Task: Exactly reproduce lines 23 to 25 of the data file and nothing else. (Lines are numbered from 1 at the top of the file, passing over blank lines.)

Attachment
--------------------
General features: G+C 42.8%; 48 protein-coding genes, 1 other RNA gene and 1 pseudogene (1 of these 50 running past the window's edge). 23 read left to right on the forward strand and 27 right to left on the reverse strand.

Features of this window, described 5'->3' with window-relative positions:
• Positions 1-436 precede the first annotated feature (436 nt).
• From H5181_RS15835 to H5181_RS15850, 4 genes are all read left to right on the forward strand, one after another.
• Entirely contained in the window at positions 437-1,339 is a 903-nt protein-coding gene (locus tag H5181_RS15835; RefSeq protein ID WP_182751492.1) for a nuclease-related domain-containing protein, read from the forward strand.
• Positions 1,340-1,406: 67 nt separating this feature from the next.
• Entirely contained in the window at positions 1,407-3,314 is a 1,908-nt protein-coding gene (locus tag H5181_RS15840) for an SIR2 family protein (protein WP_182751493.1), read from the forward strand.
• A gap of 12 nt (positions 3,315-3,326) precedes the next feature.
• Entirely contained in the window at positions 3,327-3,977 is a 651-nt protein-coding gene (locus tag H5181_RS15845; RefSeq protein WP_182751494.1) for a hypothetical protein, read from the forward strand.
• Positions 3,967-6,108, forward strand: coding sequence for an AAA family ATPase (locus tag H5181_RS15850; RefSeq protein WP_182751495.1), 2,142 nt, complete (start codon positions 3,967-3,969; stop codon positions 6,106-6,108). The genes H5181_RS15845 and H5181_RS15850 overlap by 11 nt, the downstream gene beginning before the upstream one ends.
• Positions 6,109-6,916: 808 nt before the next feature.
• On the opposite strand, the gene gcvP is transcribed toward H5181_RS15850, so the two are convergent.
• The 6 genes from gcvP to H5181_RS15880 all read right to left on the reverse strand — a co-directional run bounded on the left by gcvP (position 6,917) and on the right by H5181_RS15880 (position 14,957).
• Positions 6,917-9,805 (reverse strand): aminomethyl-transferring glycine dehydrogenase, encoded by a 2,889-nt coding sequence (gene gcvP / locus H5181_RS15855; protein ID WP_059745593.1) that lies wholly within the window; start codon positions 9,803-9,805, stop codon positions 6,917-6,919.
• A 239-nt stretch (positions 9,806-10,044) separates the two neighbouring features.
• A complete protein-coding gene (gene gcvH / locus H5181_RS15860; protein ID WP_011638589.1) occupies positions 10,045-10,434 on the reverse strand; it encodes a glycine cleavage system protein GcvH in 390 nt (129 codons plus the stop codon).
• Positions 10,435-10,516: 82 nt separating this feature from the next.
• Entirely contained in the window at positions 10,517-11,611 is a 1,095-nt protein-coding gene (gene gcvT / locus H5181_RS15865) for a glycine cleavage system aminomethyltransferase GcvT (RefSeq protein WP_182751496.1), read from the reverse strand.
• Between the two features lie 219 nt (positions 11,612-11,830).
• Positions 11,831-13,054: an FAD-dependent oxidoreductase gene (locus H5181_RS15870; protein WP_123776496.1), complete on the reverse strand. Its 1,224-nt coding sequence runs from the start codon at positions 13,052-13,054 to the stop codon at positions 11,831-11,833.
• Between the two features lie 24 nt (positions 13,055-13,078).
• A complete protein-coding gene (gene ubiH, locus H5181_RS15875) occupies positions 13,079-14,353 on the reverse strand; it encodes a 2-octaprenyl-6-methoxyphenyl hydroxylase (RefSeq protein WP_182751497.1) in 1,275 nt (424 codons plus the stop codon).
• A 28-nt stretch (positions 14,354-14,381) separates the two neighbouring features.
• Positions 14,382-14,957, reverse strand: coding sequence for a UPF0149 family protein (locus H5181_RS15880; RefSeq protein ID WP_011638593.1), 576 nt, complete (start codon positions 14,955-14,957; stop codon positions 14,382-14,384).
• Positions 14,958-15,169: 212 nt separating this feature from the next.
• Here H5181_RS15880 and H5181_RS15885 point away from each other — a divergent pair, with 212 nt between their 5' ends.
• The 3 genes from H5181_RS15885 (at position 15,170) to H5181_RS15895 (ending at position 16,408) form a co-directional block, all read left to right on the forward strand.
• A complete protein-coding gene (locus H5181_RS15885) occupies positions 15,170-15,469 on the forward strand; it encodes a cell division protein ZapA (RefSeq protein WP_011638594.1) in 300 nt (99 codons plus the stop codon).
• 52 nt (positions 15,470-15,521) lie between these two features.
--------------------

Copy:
• A 28-nt stretch (positions 14,354-14,381) separates the two neighbouring features.
• Positions 14,382-14,957, reverse strand: coding sequence for a UPF0149 family protein (locus H5181_RS15880; RefSeq protein ID WP_011638593.1), 576 nt, complete (start codon positions 14,955-14,957; stop codon positions 14,382-14,384).
• Positions 14,958-15,169: 212 nt separating this feature from the next.